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Excerpt from Marketplace -- "'America and consumers love to forgive,' says Galloway. 'It’s like a relationship. When your spouse gets angry at you, the easiest way to end the issue, "You’re right, I’m sorry. This is what I’m going to do to address the issue." It’s the same thing in the world of business.'"

los angeles times logo feature
Excerpt from Los Angeles Times -- "Tom Meyvis, a professor of marketing at New York University's Stern School of Business, said removing gender labels from toys gives more power to the consumer, a trend in marketing. 'To some extent, you give more control to the customer,' he said. 'So customers can decide for themselves what is the ideal product for their son or daughter, rather than being told this is the category your child falls into.'"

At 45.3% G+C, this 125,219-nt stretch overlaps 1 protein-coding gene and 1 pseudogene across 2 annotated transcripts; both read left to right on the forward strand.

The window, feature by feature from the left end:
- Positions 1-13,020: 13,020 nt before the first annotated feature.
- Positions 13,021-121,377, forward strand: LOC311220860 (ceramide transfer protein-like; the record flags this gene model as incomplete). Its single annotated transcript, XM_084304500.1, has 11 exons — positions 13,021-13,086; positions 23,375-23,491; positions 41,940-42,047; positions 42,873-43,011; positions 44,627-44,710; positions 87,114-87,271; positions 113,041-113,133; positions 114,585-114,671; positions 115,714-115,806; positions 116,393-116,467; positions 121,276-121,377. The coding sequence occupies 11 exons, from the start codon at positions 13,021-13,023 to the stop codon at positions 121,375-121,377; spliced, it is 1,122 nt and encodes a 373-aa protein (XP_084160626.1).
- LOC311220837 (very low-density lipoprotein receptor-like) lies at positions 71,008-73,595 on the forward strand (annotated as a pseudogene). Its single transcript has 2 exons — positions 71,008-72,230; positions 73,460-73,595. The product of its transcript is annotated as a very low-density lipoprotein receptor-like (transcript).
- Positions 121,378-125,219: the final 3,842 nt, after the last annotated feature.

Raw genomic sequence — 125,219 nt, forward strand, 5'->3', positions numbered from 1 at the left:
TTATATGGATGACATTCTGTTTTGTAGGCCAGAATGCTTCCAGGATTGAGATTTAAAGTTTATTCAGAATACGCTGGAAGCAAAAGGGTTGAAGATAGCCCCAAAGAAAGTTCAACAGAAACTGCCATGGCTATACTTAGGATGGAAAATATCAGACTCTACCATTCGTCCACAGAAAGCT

racked logo
Excerpt from Racked -- "Thomai Serdari, a luxury marketing professor at NYU, says Signet's play for the male consumer is also apparent in where and when its ads are placed: the company spends millions to air commercials during sporting events.'Their branding goes hand-in-hand with how the average American consumer equates relationship milestones with jewelry,' she says. 'Signet tries to stay on top of the mind of the consumer who will watch a football game, see an ad on TV, and equate that brand with the next gift he needs to buy his wife.'"